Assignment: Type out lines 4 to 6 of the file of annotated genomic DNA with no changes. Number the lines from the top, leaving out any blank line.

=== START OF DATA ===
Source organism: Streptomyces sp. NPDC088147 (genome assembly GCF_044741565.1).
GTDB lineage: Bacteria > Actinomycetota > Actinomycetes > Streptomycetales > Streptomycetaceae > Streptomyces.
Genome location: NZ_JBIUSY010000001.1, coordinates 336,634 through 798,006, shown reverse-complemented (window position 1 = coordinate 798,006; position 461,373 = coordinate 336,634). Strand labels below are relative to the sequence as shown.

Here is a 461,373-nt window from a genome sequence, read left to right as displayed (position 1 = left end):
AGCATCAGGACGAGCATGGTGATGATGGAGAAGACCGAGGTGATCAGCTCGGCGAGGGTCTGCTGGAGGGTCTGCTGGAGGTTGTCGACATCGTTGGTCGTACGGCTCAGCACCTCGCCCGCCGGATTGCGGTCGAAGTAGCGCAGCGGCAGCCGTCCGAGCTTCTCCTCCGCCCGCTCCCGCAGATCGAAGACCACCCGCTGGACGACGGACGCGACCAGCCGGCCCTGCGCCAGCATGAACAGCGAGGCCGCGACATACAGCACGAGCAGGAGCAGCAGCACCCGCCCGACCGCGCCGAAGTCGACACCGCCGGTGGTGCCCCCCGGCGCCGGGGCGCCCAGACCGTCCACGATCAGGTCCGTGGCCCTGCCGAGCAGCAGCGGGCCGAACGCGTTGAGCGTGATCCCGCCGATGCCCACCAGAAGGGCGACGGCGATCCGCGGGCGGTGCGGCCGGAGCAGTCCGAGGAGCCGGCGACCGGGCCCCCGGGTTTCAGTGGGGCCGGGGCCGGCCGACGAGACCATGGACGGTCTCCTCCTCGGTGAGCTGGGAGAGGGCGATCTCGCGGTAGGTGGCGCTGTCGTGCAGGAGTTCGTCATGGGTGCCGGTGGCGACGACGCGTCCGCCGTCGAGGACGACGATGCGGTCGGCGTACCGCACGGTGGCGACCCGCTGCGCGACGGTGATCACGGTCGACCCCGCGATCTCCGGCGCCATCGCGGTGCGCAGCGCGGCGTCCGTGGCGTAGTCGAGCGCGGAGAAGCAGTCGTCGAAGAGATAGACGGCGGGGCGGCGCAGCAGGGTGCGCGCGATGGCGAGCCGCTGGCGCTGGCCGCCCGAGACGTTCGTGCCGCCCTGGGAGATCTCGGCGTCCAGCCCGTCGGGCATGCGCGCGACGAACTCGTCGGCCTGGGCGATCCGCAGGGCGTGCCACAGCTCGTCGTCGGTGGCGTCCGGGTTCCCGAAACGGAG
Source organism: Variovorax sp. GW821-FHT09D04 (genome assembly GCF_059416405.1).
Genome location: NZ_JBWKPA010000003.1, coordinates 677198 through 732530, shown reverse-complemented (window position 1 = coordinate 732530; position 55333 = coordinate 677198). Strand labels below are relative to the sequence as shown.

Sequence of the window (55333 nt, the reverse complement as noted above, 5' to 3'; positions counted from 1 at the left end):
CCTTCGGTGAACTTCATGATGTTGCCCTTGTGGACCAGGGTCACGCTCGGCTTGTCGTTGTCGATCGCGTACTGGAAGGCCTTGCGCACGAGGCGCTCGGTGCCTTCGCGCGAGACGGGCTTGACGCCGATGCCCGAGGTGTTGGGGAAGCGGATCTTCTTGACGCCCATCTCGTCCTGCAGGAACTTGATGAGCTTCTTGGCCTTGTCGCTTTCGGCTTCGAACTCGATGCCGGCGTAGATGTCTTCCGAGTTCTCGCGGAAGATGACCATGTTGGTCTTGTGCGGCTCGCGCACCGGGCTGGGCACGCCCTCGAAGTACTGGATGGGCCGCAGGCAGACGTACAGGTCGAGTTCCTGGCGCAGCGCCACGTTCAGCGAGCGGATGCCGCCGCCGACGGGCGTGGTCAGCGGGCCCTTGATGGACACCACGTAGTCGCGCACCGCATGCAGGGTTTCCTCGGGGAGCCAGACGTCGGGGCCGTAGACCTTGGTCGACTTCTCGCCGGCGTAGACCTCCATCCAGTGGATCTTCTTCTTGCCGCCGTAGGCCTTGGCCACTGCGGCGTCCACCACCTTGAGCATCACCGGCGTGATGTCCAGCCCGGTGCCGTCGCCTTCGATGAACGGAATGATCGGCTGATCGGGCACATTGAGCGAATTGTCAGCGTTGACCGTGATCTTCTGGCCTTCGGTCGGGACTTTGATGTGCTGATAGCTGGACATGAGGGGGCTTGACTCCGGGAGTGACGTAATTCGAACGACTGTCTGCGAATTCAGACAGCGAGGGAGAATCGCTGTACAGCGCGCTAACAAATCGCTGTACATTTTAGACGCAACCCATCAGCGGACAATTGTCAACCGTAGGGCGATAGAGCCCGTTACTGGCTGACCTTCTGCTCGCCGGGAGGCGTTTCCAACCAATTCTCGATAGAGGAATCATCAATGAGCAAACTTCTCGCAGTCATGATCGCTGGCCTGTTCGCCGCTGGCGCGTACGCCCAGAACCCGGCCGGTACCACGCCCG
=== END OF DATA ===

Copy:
Here is a 461,373-nt window from a genome sequence, read left to right as displayed (position 1 = left end):
AGCATCAGGACGAGCATGGTGATGATGGAGAAGACCGAGGTGATCAGCTCGGCGAGGGTCTGCTGGAGGGTCTGCTGGAGGTTGTCGACATCGTTGGTCGTACGGCTCAGCACCTCGCCCGCCGGATTGCGGTCGAAGTAGCGCAGCGGCAGCCGTCCGAGCTTCTCCTCCGCCCGCTCCCGCAGATCGAAGACCACCCGCTGGACGACGGACGCGACCAGCCGGCCCTGCGCCAGCATGAACAGCGAGGCCGCGACATACAGCACGAGCAGGAGCAGCAGCACCCGCCCGACCGCGCCGAAGTCGACACCGCCGGTGGTGCCCCCCGGCGCCGGGGCGCCCAGACCGTCCACGATCAGGTCCGTGGCCCTGCCGAGCAGCAGCGGGCCGAACGCGTTGAGCGTGATCCCGCCGATGCCCACCAGAAGGGCGACGGCGATCCGCGGGCGGTGCGGCCGGAGCAGTCCGAGGAGCCGGCGACCGGGCCCCCGGGTTTCAGTGGGGCCGGGGCCGGCCGACGAGACCATGGACGGTCTCCTCCTCGGTGAGCTGGGAGAGGGCGATCTCGCGGTAGGTGGCGCTGTCGTGCAGGAGTTCGTCATGGGTGCCGGTGGCGACGACGCGTCCGCCGTCGAGGACGACGATGCGGTCGGCGTACCGCACGGTGGCGACCCGCTGCGCGACGGTGATCACGGTCGACCCCGCGATCTCCGGCGCCATCGCGGTGCGCAGCGCGGCGTCCGTGGCGTAGTCGAGCGCGGAGAAGCAGTCGTCGAAGAGATAGACGGCGGGGCGGCGCAGCAGGGTGCGCGCGATGGCGAGCCGCTGGCGCTGGCCGCCCGAGACGTTCGTGCCGCCCTGGGAGATCTCGGCGTCCAGCCCGTCGGGCATGCGCGCGACGAACTCGTCGGCCTGGGCGATCCGCAGGGCGTGCCACAGCTCGTCGTCGGTGGCGTCCGGGTTCCCGAAACGGAG
Source organism: Variovorax sp. GW821-FHT09D04 (genome assembly GCF_059416405.1).